There are of course questions about what the metaverse will mean for privacy, whether it will be inclusive, and how to mitigate harmful content and environments that could be created. Because the metaverse is in the early phases of development, there is an opportunity now to build in these attributes by design.

The idea of the metaverse may sound promising, which is why many of the world’s leading technology companies are investing in its development. If it can come to fruition, it is conceivable that it will transform consumer and enterprise behavior.

This article originally appeared on the World Economic Forum blog.

Stefan Hall

Project Lead, Media, Entertainment and Culture at World Economic Forum @stefanhall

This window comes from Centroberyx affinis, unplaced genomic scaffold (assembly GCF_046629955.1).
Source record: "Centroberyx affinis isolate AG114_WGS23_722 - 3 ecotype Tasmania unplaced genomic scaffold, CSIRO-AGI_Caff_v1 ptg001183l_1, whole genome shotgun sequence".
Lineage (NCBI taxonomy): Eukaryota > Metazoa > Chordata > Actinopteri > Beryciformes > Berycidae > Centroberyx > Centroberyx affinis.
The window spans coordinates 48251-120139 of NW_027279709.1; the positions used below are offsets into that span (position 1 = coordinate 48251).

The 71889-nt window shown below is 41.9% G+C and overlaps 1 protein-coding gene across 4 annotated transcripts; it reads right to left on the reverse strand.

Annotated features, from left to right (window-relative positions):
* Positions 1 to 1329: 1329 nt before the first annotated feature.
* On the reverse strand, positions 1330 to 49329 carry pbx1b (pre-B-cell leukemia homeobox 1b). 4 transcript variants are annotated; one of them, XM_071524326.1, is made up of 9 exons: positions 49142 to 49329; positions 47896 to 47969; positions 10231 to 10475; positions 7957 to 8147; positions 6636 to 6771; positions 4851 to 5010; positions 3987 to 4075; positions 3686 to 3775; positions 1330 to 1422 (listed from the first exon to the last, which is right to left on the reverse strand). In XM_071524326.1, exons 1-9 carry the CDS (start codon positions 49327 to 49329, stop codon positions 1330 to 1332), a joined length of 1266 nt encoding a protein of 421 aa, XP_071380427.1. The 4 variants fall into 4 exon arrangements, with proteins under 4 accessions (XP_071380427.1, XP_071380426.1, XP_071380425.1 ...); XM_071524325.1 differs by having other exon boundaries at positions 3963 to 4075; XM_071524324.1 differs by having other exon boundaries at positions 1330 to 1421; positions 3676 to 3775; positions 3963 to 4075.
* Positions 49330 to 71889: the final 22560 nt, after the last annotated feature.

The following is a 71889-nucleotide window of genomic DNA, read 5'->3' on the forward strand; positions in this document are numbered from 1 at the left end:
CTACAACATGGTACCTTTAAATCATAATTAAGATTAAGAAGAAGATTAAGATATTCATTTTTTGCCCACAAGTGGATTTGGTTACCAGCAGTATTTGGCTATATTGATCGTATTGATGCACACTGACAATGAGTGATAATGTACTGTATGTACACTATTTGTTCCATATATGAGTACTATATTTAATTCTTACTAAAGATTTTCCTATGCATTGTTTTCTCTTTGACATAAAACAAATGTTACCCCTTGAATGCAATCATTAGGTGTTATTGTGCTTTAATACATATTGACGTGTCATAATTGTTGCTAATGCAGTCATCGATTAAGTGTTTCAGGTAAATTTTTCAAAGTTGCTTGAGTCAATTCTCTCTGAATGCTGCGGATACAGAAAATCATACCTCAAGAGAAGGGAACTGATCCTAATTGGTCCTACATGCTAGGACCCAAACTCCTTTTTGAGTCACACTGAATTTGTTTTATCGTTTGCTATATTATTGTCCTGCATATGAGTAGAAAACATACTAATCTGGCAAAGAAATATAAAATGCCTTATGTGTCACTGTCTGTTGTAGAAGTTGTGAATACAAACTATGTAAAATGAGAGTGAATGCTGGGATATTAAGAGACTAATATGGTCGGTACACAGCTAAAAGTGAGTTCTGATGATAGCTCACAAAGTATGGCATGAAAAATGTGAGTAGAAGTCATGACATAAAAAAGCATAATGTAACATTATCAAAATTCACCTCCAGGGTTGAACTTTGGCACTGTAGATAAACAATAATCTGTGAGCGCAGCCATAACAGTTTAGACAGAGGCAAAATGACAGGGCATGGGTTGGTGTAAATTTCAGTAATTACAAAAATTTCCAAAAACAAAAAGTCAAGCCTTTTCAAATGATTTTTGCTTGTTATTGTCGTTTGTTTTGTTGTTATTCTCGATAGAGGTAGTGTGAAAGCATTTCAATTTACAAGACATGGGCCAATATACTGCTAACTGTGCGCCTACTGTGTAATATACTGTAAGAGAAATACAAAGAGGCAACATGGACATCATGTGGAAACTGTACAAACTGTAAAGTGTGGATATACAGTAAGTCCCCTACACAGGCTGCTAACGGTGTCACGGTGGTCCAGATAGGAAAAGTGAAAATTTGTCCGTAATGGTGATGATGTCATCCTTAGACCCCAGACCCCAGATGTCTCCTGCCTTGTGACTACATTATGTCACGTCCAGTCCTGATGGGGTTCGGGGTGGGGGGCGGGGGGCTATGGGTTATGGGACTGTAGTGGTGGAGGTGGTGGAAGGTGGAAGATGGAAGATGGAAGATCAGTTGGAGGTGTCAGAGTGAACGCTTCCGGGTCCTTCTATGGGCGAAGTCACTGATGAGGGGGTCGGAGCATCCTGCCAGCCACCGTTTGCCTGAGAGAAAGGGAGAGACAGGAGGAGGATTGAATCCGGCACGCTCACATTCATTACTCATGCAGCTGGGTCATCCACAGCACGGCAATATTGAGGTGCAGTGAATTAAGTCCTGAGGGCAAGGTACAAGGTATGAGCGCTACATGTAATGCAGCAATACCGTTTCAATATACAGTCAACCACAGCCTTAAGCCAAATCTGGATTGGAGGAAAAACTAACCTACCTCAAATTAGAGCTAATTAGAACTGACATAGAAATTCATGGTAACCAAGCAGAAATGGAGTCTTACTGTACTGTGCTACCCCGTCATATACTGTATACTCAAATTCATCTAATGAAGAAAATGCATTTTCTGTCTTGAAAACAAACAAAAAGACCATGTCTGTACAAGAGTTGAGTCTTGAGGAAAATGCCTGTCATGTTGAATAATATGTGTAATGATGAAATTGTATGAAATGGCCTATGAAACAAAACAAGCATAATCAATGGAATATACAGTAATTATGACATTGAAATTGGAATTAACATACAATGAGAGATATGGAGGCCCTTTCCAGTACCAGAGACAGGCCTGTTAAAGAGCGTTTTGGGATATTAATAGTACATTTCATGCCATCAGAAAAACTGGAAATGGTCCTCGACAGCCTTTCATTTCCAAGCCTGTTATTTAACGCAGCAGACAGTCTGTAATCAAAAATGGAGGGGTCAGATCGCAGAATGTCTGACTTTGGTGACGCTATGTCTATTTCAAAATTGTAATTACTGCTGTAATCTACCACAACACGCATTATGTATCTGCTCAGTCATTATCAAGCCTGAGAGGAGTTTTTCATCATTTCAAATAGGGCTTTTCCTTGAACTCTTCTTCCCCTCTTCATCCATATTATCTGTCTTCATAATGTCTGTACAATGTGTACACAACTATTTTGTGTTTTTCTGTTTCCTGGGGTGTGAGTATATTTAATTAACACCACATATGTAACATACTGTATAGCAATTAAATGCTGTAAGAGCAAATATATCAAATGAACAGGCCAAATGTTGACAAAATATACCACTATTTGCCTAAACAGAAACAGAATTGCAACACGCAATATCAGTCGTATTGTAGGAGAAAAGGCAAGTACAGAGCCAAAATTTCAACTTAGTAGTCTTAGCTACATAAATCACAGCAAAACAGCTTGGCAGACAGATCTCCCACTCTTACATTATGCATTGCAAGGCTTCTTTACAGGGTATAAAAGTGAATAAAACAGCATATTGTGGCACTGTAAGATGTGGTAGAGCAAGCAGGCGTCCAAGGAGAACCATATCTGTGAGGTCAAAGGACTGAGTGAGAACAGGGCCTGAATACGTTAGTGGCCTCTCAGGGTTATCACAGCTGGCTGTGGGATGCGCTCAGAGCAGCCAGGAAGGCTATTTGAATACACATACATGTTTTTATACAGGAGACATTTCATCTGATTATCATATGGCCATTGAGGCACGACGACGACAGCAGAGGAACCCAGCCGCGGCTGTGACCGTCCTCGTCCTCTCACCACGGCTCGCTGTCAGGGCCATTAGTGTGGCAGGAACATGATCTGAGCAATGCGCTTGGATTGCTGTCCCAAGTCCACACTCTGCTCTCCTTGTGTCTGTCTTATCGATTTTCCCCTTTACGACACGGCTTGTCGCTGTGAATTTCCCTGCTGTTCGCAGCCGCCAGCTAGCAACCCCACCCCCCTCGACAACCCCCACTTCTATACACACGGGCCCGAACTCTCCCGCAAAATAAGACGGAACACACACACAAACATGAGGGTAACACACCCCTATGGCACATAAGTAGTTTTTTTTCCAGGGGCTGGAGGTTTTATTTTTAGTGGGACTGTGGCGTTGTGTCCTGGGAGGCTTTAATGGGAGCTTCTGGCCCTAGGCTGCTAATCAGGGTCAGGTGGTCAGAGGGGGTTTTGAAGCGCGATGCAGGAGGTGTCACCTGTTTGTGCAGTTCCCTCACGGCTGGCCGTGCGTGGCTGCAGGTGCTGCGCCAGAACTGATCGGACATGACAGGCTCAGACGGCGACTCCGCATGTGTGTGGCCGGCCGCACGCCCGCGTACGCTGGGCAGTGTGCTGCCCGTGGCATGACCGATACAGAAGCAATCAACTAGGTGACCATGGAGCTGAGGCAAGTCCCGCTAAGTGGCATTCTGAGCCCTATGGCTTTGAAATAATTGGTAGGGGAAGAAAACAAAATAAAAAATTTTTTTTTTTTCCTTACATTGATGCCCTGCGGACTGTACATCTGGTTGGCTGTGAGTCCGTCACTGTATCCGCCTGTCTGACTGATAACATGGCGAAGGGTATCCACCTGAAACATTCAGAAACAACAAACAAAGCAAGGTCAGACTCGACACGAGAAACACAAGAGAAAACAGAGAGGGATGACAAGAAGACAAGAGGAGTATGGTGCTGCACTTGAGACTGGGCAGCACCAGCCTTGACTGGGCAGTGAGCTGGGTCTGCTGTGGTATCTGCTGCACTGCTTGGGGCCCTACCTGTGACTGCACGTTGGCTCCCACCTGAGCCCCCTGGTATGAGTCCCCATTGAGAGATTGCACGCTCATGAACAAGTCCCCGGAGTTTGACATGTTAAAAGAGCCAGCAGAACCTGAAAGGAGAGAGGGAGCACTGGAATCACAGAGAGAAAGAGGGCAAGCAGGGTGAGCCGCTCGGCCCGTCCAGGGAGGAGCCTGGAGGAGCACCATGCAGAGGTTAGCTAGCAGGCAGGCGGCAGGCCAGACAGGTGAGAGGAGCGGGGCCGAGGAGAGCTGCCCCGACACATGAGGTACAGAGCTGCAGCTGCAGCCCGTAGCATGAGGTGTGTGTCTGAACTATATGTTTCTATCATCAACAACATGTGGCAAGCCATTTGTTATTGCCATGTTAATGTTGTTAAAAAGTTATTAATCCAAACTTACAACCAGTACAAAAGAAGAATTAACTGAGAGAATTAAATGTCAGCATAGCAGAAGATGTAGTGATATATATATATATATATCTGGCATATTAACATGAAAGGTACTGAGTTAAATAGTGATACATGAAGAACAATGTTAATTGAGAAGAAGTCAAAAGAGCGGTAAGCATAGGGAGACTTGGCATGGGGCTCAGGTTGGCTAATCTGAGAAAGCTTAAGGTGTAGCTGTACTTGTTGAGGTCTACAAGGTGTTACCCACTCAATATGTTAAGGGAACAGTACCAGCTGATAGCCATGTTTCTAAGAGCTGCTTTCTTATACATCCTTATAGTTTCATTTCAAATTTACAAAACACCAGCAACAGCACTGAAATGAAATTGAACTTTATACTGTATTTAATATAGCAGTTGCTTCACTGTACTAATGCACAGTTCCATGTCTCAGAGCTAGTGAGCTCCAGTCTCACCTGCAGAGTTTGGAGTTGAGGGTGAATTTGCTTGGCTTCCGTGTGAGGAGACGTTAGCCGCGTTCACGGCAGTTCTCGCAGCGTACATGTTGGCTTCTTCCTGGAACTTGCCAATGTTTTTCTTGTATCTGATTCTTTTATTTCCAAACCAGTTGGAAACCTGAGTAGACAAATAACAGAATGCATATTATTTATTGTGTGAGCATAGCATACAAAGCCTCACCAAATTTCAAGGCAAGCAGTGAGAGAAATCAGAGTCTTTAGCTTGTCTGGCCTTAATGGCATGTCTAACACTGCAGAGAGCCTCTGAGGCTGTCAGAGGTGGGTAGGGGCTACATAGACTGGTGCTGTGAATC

Stefan Brambilla Hall is Project Lead, Media, Entertainment and Culture at the World Economic Forum. He is responsible for projects relating to the creative economy, and leads research into the impact of digital technologies on this sector. Stefan has contributed to several of the World Economic Forum’s flagship reports, including The Global Risks Report, The Inclusive Growth and Development Report and the Outlook on the Global Agenda.

Cathy Li

Head of Media, Entertainment and Sport Industries at World Economic Forum

Cathy is the Head of Media, Entertainment and Information Industries at the World Economic Forum since 2018. She was previously Partner at GroupM, WPP’s media investment arm. She was with WPP from 2005 in various leadership positions across the vast portfolio of the WPP’s business including digital media buying, data and analytics, content, strategic consulting and financial communications in London, New York and Beijing.